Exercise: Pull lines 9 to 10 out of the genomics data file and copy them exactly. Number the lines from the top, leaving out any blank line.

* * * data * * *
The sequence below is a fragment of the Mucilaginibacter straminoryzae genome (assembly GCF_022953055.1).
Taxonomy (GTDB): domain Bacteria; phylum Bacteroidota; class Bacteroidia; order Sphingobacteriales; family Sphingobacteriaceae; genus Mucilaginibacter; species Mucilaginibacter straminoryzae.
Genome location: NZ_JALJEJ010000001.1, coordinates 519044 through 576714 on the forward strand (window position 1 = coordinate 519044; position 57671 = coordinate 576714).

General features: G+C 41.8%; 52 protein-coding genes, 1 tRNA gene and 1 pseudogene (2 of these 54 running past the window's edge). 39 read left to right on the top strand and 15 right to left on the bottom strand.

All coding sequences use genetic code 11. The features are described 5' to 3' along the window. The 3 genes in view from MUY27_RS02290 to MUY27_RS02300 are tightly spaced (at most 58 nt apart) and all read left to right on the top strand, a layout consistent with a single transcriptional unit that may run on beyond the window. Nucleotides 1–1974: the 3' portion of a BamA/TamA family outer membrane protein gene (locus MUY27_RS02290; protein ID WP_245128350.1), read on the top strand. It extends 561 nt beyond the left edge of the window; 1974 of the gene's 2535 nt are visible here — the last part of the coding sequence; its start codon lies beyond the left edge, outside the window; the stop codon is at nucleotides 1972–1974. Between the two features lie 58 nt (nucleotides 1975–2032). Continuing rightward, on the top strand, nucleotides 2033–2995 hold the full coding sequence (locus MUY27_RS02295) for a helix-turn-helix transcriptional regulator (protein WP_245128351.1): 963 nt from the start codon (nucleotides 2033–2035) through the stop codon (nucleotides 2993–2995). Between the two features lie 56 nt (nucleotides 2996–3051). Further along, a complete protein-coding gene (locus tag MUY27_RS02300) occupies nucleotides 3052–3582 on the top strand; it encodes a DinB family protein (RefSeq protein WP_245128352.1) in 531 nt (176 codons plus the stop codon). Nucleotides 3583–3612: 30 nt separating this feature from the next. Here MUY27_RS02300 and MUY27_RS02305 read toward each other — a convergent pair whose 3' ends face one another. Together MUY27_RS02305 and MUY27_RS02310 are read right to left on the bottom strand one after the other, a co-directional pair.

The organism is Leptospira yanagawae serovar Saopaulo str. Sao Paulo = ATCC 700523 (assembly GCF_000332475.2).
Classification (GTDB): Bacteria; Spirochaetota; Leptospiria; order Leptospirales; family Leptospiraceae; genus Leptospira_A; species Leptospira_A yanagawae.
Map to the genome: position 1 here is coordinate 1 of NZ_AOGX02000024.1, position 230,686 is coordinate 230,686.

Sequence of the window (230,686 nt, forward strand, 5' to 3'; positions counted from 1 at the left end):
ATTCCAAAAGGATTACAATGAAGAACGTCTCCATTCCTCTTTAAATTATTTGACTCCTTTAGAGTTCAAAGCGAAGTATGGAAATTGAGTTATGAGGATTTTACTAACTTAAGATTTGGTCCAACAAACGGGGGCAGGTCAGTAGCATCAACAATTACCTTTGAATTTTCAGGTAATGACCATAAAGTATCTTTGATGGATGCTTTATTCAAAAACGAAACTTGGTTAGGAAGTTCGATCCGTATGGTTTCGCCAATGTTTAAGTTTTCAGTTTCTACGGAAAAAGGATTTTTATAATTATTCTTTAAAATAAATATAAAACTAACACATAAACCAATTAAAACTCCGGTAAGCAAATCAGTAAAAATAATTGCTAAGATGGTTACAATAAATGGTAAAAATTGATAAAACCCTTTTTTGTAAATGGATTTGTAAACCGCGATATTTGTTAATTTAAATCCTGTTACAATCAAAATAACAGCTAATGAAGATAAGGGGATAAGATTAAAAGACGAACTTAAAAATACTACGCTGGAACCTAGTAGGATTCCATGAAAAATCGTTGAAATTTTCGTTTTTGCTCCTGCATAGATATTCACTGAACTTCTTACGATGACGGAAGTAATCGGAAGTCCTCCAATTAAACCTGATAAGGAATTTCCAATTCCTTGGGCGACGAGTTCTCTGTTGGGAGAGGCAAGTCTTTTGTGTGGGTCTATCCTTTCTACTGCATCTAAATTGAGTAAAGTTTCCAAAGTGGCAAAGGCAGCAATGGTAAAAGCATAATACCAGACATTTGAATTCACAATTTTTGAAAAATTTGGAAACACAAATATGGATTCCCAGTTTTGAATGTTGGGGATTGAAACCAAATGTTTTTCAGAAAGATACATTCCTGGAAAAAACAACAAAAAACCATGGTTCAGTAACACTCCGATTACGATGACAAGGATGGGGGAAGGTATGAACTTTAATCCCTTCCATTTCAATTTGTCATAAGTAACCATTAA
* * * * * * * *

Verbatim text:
Sequence of the window (230,686 nt, forward strand, 5' to 3'; positions counted from 1 at the left end):
ATTCCAAAAGGATTACAATGAAGAACGTCTCCATTCCTCTTTAAATTATTTGACTCCTTTAGAGTTCAAAGCGAAGTATGGAAATTGAGTTATGAGGATTTTACTAACTTAAGATTTGGTCCAACAAACGGGGGCAGGTCAGTAGCATCAACAATTACCTTTGAATTTTCAGGTAATGACCATAAAGTATCTTTGATGGATGCTTTATTCAAAAACGAAACTTGGTTAGGAAGTTCGATCCGTATGGTTTCGCCAATGTTTAAGTTTTCAGTTTCTACGGAAAAAGGATTTTTATAATTATTCTTTAAAATAAATATAAAACTAACACATAAACCAATTAAAACTCCGGTAAGCAAATCAGTAAAAATAATTGCTAAGATGGTTACAATAAATGGTAAAAATTGATAAAACCCTTTTTTGTAAATGGATTTGTAAACCGCGATATTTGTTAATTTAAATCCTGTTACAATCAAAATAACAGCTAATGAAGATAAGGGGATAAGATTAAAAGACGAACTTAAAAATACTACGCTGGAACCTAGTAGGATTCCATGAAAAATCGTTGAAATTTTCGTTTTTGCTCCTGCATAGATATTCACTGAACTTCTTACGATGACGGAAGTAATCGGAAGTCCTCCAATTAAACCTGATAAGGAATTTCCAATTCCTTGGGCGACGAGTTCTCTGTTGGGAGAGGCAAGTCTTTTGTGTGGGTCTATCCTTTCTACTGCATCTAAATTGAGTAAAGTTTCCAAAGTGGCAAAGGCAGCAATGGTAAAAGCATAATACCAGACATTTGAATTCACAATTTTTGAAAAATTTGGAAACACAAATATGGATTCCCAGTTTTGAATGTTGGGGATTGAAACCAAATGTTTTTCAGAAAGATACATTCCTGGAAAAAACAACAAAAAACCATGGTTCAGTAACACTCCGATTACGATGACAAGGATGGGGGAAGGTATGAACTTTAATCCCTTCCATTTCAATTTGTCATAAGTAACCATTAA